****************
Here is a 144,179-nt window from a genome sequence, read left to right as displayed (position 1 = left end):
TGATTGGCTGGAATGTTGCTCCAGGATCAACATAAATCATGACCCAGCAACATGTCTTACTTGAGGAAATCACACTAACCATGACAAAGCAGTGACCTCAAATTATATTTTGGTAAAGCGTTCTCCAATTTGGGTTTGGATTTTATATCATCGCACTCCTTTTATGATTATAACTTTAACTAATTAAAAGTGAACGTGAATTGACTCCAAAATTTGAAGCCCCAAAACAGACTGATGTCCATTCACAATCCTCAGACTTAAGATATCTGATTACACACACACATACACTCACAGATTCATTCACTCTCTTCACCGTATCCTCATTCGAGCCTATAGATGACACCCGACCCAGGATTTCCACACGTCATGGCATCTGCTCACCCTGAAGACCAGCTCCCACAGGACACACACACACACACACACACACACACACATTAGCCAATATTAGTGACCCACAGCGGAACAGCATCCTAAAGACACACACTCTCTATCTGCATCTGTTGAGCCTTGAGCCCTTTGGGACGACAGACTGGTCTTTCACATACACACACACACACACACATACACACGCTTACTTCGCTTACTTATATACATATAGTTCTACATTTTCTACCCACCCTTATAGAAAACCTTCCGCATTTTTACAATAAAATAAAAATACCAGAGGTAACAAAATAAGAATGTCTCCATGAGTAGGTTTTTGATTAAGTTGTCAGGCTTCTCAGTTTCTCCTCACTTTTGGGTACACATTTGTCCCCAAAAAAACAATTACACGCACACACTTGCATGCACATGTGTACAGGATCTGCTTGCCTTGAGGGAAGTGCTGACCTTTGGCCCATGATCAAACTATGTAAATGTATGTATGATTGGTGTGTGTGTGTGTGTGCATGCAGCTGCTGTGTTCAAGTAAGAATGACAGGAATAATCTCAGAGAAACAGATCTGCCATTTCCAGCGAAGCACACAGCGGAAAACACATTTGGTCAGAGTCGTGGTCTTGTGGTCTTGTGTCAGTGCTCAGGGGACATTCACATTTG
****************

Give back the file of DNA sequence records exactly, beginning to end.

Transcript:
Here is a 144,179-nt window from a genome sequence, read left to right as displayed (position 1 = left end):
TGATTGGCTGGAATGTTGCTCCAGGATCAACATAAATCATGACCCAGCAACATGTCTTACTTGAGGAAATCACACTAACCATGACAAAGCAGTGACCTCAAATTATATTTTGGTAAAGCGTTCTCCAATTTGGGTTTGGATTTTATATCATCGCACTCCTTTTATGATTATAACTTTAACTAATTAAAAGTGAACGTGAATTGACTCCAAAATTTGAAGCCCCAAAACAGACTGATGTCCATTCACAATCCTCAGACTTAAGATATCTGATTACACACACACATACACTCACAGATTCATTCACTCTCTTCACCGTATCCTCATTCGAGCCTATAGATGACACCCGACCCAGGATTTCCACACGTCATGGCATCTGCTCACCCTGAAGACCAGCTCCCACAGGACACACACACACACACACACACACACACACATTAGCCAATATTAGTGACCCACAGCGGAACAGCATCCTAAAGACACACACTCTCTATCTGCATCTGTTGAGCCTTGAGCCCTTTGGGACGACAGACTGGTCTTTCACATACACACACACACACACACATACACACGCTTACTTCGCTTACTTATATACATATAGTTCTACATTTTCTACCCACCCTTATAGAAAACCTTCCGCATTTTTACAATAAAATAAAAATACCAGAGGTAACAAAATAAGAATGTCTCCATGAGTAGGTTTTTGATTAAGTTGTCAGGCTTCTCAGTTTCTCCTCACTTTTGGGTACACATTTGTCCCCAAAAAAACAATTACACGCACACACTTGCATGCACATGTGTACAGGATCTGCTTGCCTTGAGGGAAGTGCTGACCTTTGGCCCATGATCAAACTATGTAAATGTATGTATGATTGGTGTGTGTGTGTGTGTGCATGCAGCTGCTGTGTTCAAGTAAGAATGACAGGAATAATCTCAGAGAAACAGATCTGCCATTTCCAGCGAAGCACACAGCGGAAAACACATTTGGTCAGAGTCGTGGTCTTGTGGTCTTGTGTCAGTGCTCAGGGGACATTCACATTTG